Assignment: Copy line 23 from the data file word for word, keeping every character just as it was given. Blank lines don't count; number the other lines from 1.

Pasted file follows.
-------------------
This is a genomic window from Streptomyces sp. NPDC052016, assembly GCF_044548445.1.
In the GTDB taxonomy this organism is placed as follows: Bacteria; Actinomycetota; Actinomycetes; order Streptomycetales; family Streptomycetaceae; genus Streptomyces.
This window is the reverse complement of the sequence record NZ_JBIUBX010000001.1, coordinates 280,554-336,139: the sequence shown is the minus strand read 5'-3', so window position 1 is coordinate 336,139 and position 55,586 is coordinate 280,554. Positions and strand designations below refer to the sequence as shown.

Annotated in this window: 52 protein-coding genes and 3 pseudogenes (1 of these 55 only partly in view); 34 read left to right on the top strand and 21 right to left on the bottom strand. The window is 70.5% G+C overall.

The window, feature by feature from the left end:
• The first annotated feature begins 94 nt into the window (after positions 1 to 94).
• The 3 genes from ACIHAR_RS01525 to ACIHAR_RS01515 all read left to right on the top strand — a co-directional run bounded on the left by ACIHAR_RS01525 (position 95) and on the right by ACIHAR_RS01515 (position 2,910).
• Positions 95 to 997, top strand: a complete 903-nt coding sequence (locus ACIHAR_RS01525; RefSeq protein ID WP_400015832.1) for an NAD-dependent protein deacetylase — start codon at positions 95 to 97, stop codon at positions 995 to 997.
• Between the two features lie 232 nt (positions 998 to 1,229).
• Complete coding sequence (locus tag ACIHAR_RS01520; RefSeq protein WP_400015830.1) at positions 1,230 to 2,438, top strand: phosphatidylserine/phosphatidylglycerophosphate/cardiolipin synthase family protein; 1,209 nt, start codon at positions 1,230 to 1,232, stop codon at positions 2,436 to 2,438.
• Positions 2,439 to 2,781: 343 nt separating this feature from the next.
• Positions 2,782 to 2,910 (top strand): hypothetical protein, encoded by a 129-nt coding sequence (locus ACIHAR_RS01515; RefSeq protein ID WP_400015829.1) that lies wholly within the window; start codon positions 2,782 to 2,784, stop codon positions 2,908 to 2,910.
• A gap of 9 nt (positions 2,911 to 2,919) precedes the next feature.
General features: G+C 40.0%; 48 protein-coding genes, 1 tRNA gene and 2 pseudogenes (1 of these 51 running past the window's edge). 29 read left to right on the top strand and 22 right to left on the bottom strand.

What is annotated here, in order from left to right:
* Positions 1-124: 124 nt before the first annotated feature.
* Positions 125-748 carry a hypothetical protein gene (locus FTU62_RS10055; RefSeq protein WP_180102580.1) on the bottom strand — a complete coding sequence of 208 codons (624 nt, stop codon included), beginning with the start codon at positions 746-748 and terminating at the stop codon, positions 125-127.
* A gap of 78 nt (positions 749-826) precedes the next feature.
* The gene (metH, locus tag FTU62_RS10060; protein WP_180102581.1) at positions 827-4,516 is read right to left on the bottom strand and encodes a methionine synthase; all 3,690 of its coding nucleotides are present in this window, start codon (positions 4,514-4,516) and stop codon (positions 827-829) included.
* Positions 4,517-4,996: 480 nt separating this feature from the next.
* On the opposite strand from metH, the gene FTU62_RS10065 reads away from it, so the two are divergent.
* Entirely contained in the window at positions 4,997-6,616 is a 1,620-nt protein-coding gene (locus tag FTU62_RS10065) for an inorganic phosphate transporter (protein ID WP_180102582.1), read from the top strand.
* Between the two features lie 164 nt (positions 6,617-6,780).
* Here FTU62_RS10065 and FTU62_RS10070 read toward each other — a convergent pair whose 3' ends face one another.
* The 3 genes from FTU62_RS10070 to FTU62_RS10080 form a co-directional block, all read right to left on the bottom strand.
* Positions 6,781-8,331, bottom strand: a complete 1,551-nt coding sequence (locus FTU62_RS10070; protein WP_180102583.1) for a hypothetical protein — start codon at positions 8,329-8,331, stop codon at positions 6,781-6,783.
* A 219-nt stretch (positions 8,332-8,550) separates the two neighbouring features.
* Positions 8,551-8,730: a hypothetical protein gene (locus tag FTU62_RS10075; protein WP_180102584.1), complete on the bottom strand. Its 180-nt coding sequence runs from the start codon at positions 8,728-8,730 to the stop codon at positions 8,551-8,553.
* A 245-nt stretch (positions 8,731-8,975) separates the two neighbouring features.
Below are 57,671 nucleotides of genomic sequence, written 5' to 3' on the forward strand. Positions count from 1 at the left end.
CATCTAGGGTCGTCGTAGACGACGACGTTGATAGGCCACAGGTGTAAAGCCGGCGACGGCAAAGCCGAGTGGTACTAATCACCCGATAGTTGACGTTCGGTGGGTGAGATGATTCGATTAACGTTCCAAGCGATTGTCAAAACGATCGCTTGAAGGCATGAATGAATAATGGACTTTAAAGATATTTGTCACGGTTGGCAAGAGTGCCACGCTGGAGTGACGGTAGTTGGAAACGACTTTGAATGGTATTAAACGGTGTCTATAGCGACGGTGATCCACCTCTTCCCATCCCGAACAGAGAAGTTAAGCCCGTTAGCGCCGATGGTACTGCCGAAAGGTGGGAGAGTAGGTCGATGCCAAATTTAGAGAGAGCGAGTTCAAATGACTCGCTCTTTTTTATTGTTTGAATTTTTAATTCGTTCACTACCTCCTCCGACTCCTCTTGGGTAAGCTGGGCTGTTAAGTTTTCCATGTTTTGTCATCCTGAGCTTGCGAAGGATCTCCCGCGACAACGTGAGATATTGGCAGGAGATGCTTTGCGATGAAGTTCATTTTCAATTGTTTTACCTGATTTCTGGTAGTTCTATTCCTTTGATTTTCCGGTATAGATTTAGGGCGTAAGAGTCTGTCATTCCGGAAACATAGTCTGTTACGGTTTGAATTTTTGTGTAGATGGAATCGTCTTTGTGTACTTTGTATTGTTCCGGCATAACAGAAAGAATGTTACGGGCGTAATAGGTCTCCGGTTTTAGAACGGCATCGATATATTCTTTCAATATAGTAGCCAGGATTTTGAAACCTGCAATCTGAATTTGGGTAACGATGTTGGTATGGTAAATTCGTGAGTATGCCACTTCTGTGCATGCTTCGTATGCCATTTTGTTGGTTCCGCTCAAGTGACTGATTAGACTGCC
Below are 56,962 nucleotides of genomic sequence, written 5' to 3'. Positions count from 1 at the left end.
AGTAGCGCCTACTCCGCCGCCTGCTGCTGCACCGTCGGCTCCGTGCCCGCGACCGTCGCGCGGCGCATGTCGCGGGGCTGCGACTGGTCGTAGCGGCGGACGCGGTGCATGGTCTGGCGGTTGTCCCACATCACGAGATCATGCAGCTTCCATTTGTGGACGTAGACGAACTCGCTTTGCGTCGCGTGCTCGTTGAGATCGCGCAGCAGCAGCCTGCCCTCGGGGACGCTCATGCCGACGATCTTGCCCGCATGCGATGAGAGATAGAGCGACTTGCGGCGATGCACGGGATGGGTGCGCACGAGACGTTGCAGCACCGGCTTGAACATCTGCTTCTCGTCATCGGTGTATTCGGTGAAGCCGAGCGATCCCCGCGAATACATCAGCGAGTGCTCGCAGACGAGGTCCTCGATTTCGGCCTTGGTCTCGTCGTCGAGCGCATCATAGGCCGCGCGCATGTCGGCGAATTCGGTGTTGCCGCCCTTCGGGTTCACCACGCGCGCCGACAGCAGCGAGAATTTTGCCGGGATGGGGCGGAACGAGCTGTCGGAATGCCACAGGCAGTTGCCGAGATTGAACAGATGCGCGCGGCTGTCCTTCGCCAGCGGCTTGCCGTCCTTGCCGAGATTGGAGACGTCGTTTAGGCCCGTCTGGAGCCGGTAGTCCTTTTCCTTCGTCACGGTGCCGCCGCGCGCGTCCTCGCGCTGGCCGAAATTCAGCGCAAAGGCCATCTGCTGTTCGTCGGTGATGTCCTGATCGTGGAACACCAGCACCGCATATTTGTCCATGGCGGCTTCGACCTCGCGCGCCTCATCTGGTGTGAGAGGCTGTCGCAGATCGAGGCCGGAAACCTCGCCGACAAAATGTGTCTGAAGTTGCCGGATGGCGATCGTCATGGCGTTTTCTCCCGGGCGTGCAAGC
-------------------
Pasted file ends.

* Between the two features lie 164 nt (positions 6,617-6,780).